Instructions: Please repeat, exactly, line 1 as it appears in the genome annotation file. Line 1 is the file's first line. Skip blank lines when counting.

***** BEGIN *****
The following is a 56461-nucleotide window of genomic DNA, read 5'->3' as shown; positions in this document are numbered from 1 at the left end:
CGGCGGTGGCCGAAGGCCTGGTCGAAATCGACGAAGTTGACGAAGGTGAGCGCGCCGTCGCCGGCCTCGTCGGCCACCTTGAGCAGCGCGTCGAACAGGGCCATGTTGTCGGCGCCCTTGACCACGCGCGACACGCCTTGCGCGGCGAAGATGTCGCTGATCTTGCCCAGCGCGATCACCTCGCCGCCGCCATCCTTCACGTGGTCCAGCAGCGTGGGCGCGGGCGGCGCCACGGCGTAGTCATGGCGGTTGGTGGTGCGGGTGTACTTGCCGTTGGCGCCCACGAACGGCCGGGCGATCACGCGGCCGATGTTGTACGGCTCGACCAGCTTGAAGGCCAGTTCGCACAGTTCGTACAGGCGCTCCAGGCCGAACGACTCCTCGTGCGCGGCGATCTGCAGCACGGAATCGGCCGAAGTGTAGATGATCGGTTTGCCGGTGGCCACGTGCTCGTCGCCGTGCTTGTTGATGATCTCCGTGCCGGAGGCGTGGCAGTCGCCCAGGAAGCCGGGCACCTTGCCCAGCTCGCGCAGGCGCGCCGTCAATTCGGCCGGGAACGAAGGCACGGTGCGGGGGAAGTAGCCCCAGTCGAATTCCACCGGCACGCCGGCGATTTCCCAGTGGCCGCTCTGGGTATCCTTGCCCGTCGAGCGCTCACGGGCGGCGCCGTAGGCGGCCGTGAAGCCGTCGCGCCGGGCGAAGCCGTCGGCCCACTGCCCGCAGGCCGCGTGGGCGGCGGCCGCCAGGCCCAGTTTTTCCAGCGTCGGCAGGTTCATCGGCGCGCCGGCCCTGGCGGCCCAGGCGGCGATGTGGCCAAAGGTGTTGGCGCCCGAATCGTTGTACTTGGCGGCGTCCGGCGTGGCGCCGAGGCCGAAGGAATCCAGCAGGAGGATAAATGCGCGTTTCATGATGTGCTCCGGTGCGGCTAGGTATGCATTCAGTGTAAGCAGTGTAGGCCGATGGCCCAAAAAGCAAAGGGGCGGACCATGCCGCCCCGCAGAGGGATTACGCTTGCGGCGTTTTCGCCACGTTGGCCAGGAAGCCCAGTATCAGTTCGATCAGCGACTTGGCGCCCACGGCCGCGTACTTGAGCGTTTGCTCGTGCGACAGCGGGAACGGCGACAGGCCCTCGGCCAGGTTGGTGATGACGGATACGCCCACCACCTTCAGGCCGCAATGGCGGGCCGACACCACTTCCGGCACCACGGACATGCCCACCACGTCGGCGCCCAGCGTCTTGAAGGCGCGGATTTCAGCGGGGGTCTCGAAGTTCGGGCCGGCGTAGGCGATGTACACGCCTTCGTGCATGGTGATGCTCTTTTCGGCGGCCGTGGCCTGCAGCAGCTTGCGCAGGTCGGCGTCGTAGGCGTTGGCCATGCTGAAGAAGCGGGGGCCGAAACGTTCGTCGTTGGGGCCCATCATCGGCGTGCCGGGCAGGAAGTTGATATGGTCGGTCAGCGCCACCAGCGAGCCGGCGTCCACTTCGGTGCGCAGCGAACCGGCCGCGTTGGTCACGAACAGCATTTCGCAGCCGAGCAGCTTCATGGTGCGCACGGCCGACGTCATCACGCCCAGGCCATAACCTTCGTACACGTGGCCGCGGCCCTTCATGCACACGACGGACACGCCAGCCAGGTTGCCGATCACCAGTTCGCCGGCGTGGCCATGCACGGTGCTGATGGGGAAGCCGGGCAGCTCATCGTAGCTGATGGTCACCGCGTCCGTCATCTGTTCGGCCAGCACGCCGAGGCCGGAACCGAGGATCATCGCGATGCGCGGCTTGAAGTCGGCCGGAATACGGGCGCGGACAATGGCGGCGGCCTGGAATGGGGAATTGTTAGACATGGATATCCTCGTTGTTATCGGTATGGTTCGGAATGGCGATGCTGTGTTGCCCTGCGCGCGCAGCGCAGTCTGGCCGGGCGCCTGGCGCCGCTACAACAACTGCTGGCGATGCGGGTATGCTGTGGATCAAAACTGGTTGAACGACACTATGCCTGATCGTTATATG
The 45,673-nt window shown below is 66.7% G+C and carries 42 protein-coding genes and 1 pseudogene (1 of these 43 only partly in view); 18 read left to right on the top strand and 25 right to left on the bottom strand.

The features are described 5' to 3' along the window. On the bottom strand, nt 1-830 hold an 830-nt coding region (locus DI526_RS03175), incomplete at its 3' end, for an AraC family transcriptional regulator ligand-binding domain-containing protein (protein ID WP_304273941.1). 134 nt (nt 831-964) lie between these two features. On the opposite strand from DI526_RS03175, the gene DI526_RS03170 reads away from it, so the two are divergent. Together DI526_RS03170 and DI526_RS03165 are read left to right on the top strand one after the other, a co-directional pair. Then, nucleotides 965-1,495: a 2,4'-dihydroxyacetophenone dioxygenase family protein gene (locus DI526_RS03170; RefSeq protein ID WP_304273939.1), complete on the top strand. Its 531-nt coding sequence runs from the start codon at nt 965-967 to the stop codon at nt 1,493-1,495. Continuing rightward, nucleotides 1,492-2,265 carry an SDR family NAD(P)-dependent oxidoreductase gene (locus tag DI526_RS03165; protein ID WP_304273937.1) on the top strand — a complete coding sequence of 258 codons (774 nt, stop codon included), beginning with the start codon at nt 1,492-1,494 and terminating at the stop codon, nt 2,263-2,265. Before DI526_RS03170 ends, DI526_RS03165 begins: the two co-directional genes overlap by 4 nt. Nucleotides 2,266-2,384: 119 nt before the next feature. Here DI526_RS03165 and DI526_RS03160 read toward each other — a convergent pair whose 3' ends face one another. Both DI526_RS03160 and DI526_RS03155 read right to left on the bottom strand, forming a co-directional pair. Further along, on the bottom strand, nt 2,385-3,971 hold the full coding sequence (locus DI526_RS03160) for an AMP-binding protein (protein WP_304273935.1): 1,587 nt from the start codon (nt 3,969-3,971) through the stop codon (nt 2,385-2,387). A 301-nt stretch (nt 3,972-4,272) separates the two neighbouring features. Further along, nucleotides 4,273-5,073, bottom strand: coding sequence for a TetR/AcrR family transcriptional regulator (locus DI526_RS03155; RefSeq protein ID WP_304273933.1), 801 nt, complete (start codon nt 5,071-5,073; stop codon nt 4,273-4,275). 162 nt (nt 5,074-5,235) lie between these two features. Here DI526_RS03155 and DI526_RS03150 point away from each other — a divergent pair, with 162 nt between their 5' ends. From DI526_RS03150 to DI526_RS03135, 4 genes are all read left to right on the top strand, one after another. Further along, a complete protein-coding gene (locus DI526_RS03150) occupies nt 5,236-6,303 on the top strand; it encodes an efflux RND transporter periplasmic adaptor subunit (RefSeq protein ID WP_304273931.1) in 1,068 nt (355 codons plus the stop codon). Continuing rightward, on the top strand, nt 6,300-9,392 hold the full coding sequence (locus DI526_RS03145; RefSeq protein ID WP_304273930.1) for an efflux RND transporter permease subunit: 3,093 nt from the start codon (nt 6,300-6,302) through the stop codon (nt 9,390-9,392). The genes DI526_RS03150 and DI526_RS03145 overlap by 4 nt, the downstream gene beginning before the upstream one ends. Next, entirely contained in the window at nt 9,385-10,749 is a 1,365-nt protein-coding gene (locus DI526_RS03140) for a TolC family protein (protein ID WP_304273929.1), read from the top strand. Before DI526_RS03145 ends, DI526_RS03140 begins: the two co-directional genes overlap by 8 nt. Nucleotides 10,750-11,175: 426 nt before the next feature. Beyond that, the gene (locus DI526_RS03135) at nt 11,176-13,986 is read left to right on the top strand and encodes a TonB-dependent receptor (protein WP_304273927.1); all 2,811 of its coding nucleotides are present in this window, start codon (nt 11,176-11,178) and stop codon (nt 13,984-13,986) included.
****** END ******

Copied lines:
The following is a 56461-nucleotide window of genomic DNA, read 5'->3' as shown; positions in this document are numbered from 1 at the left end: